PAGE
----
This year, climate change made a statement that Texas couldn't ignore. The state got hit with a historic storm that ravaged the region. Because Texas typically doesn't experience snow like this, many people and organizations were unprepared for it, and the result was physical damage, the loss of power, and even death across the state as people froze to death or even suffocated due to carbon monoxide poisoning by staying their cars in garages to keep warm.
For buildings, this has caught many people by surprise as it is usually the most significant threat. But snow can pose some serious risks for winter, especially if people aren't prepared to deal with it. Here's how snow can hurt your commercial property.
Leaks & Water Damage
If there are any leaks in your roof, you may not find out right away, but snow can exploit this. A leak means that warm air from the building is escaping, and any snow that makes contact with it will melt. Once it melts, it can drip into the building and slowly cause water damage to whatever it encounters inside.
Inside the building, this can mean water damage to structural components or, given enough time, creating a dark, damp environment that can nurture mold growth, which then becomes a potential health threat. Outside, however, melted snow that flows away from the leak can refreeze and become ice, which adds more weight issues to a roof.
If your roof has inadequate insulation or no insulation at all, then this will make for a very uncomfortable environment. Insulation is crucial in allowing a building's processed air—whether heated or cooled—to remain inside while the outdoor air stays outside.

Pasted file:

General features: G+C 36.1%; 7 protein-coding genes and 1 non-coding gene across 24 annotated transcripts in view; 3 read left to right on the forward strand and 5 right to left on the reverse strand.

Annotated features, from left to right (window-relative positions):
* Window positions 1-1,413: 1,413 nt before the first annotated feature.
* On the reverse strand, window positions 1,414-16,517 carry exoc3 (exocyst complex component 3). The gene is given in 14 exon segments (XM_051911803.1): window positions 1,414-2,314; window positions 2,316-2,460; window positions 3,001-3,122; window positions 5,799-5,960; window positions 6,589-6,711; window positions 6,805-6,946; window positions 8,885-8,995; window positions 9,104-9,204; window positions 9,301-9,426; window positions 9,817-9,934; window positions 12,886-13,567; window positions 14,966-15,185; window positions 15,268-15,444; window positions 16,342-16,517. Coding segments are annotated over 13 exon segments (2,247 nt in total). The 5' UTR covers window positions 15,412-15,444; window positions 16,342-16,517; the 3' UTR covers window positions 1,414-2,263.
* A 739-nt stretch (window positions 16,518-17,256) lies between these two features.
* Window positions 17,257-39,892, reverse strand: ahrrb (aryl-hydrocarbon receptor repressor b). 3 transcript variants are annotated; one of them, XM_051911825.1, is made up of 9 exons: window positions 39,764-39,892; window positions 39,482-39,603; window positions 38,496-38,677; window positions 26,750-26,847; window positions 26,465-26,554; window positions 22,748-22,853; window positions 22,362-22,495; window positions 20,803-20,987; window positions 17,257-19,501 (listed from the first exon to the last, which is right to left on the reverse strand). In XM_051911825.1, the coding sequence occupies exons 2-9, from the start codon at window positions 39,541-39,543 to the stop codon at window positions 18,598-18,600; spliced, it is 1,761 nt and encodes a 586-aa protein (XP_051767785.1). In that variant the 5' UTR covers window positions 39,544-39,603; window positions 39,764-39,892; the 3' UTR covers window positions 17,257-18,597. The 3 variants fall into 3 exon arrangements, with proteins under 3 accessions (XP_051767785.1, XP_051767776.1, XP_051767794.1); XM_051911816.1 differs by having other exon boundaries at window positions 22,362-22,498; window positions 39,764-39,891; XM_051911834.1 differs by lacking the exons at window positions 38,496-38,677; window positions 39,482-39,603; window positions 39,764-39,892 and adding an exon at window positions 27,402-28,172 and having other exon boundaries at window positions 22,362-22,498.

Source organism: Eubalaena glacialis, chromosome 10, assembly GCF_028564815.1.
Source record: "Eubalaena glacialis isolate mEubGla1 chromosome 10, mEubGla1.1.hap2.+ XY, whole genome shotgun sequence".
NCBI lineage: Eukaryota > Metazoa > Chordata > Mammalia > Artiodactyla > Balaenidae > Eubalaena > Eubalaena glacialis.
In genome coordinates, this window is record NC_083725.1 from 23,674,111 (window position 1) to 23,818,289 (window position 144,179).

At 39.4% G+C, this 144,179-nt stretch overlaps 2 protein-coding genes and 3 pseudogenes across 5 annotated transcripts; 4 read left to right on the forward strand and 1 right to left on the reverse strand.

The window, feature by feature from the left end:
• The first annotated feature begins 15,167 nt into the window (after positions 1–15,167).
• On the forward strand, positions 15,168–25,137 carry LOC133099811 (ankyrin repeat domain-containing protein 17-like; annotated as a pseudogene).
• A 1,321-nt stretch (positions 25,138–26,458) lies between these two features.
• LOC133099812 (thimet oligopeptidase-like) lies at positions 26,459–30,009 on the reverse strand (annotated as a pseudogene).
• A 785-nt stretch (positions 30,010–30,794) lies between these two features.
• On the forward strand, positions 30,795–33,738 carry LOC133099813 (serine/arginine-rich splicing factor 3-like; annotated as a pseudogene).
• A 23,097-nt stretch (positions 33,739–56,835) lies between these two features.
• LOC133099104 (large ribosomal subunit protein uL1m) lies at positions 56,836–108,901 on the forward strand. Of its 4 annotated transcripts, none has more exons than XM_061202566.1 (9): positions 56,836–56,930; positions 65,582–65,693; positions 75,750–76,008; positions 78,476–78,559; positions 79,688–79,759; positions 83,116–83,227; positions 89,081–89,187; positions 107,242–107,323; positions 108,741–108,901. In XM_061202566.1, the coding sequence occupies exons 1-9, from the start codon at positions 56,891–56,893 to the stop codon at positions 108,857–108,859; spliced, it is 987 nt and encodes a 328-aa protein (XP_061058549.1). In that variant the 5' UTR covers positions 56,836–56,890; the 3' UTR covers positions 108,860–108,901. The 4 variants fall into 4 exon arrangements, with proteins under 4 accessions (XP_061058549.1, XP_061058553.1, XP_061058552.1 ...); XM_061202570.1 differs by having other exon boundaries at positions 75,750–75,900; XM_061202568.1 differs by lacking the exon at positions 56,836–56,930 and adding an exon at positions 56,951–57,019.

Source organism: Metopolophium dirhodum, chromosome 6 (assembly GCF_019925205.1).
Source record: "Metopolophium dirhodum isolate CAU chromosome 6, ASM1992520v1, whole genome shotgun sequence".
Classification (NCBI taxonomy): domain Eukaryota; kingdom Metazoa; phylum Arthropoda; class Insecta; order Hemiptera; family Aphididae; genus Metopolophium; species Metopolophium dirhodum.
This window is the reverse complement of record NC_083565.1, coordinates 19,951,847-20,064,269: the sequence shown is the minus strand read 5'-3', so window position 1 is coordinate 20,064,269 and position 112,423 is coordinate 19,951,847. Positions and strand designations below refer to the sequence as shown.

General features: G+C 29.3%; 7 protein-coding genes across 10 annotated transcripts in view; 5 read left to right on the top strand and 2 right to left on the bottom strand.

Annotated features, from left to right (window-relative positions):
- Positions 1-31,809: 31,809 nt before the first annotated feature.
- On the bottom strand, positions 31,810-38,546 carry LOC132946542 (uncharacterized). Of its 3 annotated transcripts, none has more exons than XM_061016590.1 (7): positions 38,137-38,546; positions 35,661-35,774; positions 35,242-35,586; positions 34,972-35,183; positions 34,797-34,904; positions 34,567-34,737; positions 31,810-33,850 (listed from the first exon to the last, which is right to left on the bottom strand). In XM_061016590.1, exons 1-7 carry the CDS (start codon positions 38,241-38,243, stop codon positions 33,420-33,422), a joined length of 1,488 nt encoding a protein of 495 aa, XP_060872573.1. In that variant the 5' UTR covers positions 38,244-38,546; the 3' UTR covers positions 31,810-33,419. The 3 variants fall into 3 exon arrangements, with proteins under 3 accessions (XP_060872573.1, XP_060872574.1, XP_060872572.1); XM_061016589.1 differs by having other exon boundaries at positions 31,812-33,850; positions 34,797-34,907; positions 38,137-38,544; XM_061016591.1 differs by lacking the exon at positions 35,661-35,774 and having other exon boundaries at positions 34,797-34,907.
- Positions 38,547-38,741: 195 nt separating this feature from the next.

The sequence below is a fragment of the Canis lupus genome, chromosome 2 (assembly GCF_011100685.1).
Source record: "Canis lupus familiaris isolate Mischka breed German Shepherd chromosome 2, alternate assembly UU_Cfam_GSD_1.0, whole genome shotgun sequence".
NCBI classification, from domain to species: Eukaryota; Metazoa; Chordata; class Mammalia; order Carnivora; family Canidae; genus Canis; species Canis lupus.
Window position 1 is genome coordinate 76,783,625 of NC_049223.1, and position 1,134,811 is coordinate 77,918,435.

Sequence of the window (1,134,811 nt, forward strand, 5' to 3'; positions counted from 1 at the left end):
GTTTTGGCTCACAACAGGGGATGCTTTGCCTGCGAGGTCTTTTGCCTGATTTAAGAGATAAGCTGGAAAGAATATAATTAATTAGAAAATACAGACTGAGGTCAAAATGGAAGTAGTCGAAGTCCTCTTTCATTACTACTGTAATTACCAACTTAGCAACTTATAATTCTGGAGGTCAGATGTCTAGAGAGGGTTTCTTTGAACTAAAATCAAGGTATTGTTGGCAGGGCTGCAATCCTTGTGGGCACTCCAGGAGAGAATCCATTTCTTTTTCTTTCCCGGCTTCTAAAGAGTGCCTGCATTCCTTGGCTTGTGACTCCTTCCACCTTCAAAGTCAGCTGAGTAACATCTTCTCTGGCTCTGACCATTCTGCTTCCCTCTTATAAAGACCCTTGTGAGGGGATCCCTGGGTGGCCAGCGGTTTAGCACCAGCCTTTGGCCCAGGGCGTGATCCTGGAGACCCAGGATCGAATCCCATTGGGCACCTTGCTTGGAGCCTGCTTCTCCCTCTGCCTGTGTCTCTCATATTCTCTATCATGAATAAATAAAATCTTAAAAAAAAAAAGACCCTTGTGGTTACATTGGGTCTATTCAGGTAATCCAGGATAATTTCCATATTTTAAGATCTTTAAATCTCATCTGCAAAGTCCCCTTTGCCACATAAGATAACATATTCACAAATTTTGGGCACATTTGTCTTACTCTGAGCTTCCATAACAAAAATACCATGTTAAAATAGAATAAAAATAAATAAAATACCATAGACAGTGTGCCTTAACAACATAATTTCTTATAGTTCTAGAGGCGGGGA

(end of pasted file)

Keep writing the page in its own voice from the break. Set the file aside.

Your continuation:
From a monetary perspective, this means that cool or warm air is not easily leaking into the outside. So furnaces or air conditioners don't have to work as hard to maintain the environment. But without insulation, this means that heating or cooling units have to work much harder, resulting in higher utility bills every month. Snow settling on a poorly insulated roof means either very cold workers and equipment or higher heating bills if you have a heating system.
Finally, snow is feather-light as a single flake, but it can acquire substantial weight when it accumulates. If that weight is unevenly distributed on a roof, then the roof may not have the structural reinforcement required to bear that load.
For example, in 2011, six were injured in Dallas/Ft. Worth at the Superbowl when uncharacteristically cold weather led to heavy snowfall. The Cowboys Stadium roof collapsed, dropping ice and snow on unsuspecting football fans.
If climate change continues, this means the area may experience more weather like this. Those that see the risk and prepare for it will literally weather the storm. Those that choose to ignore it will pay higher bills for repairs and reconstruction that could have been avoided.
If you want to prepare your roof, we can help. Contact Gulf Tex Roofing & Services. We'll get you ready for the changes coming from the climate.